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Anesthesia of a Sighthound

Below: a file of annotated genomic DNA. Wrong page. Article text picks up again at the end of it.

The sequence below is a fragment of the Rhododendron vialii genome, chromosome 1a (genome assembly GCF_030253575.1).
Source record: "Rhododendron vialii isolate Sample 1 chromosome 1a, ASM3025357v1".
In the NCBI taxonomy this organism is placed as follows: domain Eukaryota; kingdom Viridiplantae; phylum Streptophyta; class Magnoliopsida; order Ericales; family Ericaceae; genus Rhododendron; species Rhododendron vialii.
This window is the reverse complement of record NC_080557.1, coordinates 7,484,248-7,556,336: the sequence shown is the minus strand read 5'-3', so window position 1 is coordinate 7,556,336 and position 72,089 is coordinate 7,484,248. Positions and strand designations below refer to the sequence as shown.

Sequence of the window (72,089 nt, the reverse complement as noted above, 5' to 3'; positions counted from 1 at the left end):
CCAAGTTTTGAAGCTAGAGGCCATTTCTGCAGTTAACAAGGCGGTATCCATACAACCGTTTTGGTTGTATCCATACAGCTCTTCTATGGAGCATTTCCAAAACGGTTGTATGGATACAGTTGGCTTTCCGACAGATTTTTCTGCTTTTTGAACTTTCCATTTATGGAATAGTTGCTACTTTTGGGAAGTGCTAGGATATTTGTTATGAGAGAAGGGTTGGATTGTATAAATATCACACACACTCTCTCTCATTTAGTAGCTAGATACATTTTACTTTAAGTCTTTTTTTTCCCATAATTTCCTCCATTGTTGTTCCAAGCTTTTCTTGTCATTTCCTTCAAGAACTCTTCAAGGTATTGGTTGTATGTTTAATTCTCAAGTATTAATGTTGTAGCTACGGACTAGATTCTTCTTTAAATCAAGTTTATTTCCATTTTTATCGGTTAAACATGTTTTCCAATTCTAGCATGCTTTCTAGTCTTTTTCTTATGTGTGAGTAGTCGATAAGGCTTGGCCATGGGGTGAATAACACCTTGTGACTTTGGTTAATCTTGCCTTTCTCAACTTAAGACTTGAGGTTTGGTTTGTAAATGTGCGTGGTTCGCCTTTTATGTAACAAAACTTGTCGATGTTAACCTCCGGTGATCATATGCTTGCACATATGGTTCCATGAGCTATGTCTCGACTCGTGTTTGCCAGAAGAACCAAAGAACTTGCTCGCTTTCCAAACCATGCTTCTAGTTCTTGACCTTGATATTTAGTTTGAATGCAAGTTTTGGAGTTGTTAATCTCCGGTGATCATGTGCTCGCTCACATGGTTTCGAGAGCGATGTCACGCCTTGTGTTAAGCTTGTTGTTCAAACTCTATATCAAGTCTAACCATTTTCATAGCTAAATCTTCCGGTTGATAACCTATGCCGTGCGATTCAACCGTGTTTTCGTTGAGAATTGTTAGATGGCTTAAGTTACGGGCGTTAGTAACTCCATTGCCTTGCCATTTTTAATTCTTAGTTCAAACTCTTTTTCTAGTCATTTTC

The sighthounds are an ancient group of dog breeds that have been selectively bred for high-speed pursuit of prey by sight. Probably as a consequence of this selection process, these dogs have a number of idiosyncrasies that can potentially adversely affect their anesthetic management. These include (1) nervous demeanor which can lead to stress-induced clinical complications, such as hyperthermia; (2) lean body conformation with high surface-area-to-volume ratio, which predisposes these dogs to hypothermia during anesthesia; (3) hematological differences such as a higher packed cell volume and lower serum protein compared with other dog breeds which may complicate interpretation of preanesthetic blood work; (4) Impaired biotransformation of drugs by the liver resulting in prolonged recovery from certain intravenous anesthetics, especially thiopental; and increased risks of drug interactions. Safe anesthetic management of sighthounds should include sedative premedication and appropriate use of analgesic drugs to minimize perioperative stress. Thiopental, or any other thiobarbiturate, should not be used in these dogs. Propofol, ketamine/diazepam combination, and methohexital are recommended alternative intravenous anesthetics. Avoid coadministration of agents that inhibit drug biotransformation, such as chloramphenicol. Inhalation anesthesia using isoflurane is the preferred anesthetic maintenance technique. Core body temperature should be monitored closely and techniques to minimize hypothermia should be employed both during anesthesia and into the recovery period.

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